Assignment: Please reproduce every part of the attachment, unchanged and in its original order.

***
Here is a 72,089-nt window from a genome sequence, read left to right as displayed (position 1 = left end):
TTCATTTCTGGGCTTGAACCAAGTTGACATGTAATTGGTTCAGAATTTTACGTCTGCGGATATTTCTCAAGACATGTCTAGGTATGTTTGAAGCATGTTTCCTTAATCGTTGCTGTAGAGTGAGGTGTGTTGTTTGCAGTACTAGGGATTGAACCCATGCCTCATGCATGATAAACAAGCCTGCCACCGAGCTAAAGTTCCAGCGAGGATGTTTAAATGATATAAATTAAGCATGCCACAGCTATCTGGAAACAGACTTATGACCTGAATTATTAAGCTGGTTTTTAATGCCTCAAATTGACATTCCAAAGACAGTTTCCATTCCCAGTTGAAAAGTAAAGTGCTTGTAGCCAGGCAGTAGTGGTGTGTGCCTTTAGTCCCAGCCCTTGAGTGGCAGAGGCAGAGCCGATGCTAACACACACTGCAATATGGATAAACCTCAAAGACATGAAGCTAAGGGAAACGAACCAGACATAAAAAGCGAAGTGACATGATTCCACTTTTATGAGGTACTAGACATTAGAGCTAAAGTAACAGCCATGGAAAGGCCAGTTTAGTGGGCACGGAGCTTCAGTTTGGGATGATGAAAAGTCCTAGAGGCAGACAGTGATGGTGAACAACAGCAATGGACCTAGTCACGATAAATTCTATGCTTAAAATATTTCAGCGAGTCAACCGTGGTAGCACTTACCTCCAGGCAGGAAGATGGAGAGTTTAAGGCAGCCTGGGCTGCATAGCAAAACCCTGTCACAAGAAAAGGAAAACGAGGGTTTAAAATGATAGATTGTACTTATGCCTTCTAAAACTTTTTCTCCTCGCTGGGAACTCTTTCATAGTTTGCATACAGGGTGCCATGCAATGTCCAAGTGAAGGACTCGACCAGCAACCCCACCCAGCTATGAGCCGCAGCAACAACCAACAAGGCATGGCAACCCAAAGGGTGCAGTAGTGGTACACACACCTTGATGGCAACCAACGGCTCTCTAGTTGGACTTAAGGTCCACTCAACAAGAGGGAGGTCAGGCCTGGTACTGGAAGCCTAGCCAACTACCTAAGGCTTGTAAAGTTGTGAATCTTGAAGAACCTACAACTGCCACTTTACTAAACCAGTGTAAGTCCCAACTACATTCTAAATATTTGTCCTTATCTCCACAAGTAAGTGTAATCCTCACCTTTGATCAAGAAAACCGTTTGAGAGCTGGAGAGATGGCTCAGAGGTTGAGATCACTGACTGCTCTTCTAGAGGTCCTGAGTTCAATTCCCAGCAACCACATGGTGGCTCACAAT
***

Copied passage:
Here is a 72,089-nt window from a genome sequence, read left to right as displayed (position 1 = left end):
TTCATTTCTGGGCTTGAACCAAGTTGACATGTAATTGGTTCAGAATTTTACGTCTGCGGATATTTCTCAAGACATGTCTAGGTATGTTTGAAGCATGTTTCCTTAATCGTTGCTGTAGAGTGAGGTGTGTTGTTTGCAGTACTAGGGATTGAACCCATGCCTCATGCATGATAAACAAGCCTGCCACCGAGCTAAAGTTCCAGCGAGGATGTTTAAATGATATAAATTAAGCATGCCACAGCTATCTGGAAACAGACTTATGACCTGAATTATTAAGCTGGTTTTTAATGCCTCAAATTGACATTCCAAAGACAGTTTCCATTCCCAGTTGAAAAGTAAAGTGCTTGTAGCCAGGCAGTAGTGGTGTGTGCCTTTAGTCCCAGCCCTTGAGTGGCAGAGGCAGAGCCGATGCTAACACACACTGCAATATGGATAAACCTCAAAGACATGAAGCTAAGGGAAACGAACCAGACATAAAAAGCGAAGTGACATGATTCCACTTTTATGAGGTACTAGACATTAGAGCTAAAGTAACAGCCATGGAAAGGCCAGTTTAGTGGGCACGGAGCTTCAGTTTGGGATGATGAAAAGTCCTAGAGGCAGACAGTGATGGTGAACAACAGCAATGGACCTAGTCACGATAAATTCTATGCTTAAAATATTTCAGCGAGTCAACCGTGGTAGCACTTACCTCCAGGCAGGAAGATGGAGAGTTTAAGGCAGCCTGGGCTGCATAGCAAAACCCTGTCACAAGAAAAGGAAAACGAGGGTTTAAAATGATAGATTGTACTTATGCCTTCTAAAACTTTTTCTCCTCGCTGGGAACTCTTTCATAGTTTGCATACAGGGTGCCATGCAATGTCCAAGTGAAGGACTCGACCAGCAACCCCACCCAGCTATGAGCCGCAGCAACAACCAACAAGGCATGGCAACCCAAAGGGTGCAGTAGTGGTACACACACCTTGATGGCAACCAACGGCTCTCTAGTTGGACTTAAGGTCCACTCAACAAGAGGGAGGTCAGGCCTGGTACTGGAAGCCTAGCCAACTACCTAAGGCTTGTAAAGTTGTGAATCTTGAAGAACCTACAACTGCCACTTTACTAAACCAGTGTAAGTCCCAACTACATTCTAAATATTTGTCCTTATCTCCACAAGTAAGTGTAATCCTCACCTTTGATCAAGAAAACCGTTTGAGAGCTGGAGAGATGGCTCAGAGGTTGAGATCACTGACTGCTCTTCTAGAGGTCCTGAGTTCAATTCCCAGCAACCACATGGTGGCTCACAAT